Category Archives: Life in the Yucatan

The good, the bad and the ugly. Telling it like I see it for over 10 years now.

April 9, 2020. Sanitary Mall Entrances and Police Checkpoints

Armed with my non-N95 mask, hand sanitizer and a half tank of gas, I ventured out of the house this morning to pay my TelCel bill (cell phone for those who don’t live in sunny Mexico) to face the empty streets, police checkpoints and 40-plus degree heat.

I know people are already thinking “can’t he pay this online?” “Why doesn’t he pay this online?” Look I needed to get out of the house and I am not going to be around people at all OK? Jeez. Plus online payments don’t work for me. I am challenged or cursed that way.

Into Las Americas, the fraccionamiento  I go, looking for Banco Azteca/Elektra a hybrid bank/department store where I have been informed that they can exchange a few USD that I have sitting around the house. The regular exchange places are closed, at least the ones that are in my neck of the woods. On the road into the 5,000 home neighborhood, built by a local housing construction company, there are police checkpoints, but on the lanes that lead out of the fraccionamiento, not going in. I assume they are checking for cars with more than one occupant in them so as to ask them what the hell they are doing out and about. I will find out later perhaps, on the way back out.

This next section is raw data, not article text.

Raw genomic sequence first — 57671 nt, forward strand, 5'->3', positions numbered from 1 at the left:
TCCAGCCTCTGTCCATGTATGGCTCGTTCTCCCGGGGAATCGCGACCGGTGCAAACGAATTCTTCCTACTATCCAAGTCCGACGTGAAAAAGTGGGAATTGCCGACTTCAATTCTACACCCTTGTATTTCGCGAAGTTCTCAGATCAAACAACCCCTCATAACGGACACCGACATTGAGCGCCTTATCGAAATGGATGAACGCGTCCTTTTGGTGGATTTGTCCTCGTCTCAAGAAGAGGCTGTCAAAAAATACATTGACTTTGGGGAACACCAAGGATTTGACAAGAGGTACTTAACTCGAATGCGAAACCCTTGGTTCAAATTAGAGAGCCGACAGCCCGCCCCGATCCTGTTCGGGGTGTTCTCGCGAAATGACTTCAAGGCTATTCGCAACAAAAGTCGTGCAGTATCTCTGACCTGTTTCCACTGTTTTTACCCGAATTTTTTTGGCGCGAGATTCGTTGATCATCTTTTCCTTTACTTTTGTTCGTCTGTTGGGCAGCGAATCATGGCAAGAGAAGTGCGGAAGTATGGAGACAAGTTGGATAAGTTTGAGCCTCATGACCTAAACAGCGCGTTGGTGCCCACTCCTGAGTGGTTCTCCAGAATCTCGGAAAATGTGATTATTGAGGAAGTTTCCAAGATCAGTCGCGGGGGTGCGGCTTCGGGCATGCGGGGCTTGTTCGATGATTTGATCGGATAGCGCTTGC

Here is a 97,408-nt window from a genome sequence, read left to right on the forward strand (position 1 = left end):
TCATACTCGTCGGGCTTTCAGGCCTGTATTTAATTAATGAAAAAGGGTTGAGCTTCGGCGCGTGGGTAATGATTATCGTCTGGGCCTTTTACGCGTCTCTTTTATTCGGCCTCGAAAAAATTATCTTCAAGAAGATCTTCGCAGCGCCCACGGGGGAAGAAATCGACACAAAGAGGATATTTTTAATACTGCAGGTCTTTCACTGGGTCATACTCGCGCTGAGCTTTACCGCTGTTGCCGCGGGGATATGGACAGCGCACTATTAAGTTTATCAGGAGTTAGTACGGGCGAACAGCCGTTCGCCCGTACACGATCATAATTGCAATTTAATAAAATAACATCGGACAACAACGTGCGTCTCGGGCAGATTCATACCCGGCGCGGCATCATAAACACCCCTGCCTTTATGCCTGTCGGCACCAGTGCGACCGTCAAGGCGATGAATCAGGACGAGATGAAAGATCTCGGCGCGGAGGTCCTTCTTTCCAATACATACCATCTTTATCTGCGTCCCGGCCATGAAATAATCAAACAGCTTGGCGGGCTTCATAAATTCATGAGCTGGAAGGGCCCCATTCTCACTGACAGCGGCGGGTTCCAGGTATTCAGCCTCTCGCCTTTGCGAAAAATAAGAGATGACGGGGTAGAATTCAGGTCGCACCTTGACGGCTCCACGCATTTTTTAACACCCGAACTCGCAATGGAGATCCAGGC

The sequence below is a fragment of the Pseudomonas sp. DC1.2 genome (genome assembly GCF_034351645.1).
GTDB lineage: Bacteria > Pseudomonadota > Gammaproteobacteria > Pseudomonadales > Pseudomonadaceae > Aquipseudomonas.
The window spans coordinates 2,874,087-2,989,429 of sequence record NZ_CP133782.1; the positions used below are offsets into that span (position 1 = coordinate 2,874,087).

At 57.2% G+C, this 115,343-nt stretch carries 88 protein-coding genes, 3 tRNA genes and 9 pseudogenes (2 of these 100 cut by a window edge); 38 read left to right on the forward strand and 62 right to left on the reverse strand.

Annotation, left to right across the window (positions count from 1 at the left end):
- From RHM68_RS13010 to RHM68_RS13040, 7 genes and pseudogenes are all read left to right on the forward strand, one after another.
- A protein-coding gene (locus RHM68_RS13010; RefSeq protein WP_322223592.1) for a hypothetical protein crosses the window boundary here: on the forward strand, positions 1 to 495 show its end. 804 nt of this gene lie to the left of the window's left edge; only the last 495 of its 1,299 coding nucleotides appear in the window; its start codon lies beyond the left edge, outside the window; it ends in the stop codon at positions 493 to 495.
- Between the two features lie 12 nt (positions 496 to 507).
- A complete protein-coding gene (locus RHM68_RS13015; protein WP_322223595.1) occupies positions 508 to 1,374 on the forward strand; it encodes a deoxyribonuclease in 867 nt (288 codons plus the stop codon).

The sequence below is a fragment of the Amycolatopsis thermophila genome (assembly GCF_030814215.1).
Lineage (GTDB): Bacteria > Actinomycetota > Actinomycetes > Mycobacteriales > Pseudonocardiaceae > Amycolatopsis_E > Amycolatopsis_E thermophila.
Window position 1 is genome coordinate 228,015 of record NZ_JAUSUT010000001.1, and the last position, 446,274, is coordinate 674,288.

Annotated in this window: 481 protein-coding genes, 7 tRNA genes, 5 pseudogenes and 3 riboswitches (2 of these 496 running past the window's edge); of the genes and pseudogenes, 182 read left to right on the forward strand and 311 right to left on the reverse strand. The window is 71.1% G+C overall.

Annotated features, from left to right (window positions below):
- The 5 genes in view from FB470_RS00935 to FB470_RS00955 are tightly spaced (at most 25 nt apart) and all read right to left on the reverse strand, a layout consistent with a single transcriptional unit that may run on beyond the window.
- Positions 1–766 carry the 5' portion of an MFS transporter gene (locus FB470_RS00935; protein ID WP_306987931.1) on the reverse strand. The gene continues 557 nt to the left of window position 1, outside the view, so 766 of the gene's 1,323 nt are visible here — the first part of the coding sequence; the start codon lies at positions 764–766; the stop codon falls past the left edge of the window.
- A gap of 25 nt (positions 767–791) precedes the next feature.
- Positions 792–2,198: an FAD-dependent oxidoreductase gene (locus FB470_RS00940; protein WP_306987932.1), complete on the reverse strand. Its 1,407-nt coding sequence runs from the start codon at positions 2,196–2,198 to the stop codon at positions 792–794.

I find the bank, slip on my facemask/mouth covering thing – which is bright red and doesn’t match my pistachio colored Columbia shirt –  and say hello to the two cleaning women who are working on the windows of said bank/department store, neither of whom is wearing a mask.

The bank is on the second floor of the department store which is empty; all that merchandise from yellow commercial tricycles (a popular form of transportation here in the pueblos) to furniture to appliances and cell phones and no one buying anything. Salespeople are few and far between and are wearing masks. The other two clients in the store, are not.